Put a Bigfoot Forward Towards Risk Reduction

Put a “bigfoot” forward towards risk reduction

Planning for the emergencies that can harm the people, property, economy, and environment of our region is what we do in the Kitsap County Department of Emergency Management. We consider the likelihood of events like earthquakes and tsunamis; make local and regional plans; train with staff, volunteers, and first responders; and where possible, mitigate the effects of certain emergencies before they happen. However, the reach of our efforts goes even further when everyone thinks about safety first.  

What does that mean? First, residents should be aware of the risks and dangers in living on the peninsula — from landslides to pandemics, flooding to cyber threats, a wide range of natural hazards and human-made threats are possible.  Next, make a plan to be at least two weeks ready in the event of an emergency.  That means different things for families, those with special needs, community organizations, and businesses, so we ask that you reflect on your requirements and take steps that make the most sense for you and your situation. And finally, consider volunteering with one of our programs.  Many of the plans we have in place work best with help from members of the community.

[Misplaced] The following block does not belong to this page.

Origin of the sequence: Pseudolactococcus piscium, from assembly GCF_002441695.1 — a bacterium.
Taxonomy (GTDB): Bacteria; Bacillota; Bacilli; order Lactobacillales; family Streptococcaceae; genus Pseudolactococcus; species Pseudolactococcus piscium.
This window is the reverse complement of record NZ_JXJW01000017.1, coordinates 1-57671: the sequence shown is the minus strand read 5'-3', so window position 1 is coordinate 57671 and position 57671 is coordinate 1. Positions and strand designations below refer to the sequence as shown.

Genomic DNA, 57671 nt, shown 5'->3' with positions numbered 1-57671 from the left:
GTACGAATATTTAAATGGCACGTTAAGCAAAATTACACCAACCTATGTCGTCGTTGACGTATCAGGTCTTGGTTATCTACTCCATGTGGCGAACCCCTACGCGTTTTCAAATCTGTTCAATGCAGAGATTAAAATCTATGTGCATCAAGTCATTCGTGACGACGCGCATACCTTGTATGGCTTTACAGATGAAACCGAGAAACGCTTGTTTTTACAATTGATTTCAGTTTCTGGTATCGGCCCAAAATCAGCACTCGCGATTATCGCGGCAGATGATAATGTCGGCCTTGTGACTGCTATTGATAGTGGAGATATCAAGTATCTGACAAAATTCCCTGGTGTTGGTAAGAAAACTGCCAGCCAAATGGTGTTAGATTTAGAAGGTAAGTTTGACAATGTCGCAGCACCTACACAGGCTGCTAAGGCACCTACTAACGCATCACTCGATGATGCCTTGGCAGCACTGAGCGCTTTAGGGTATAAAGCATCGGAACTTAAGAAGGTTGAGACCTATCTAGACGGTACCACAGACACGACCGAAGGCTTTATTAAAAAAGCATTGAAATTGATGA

Facing emergencies before they happen takes time, money, and resources that can be difficult to justify when everything seems fine. However, recent events have shown that planning and preparation have a place in making Kitsap County a resilient community. We hope you will join us in putting a big foot forward in making the next emergency one that we all recover from.

Lis

Lis KluteElizabeth (“Lis”) F. Klute, CEM Director
Kitsap County Department of Emergency Management

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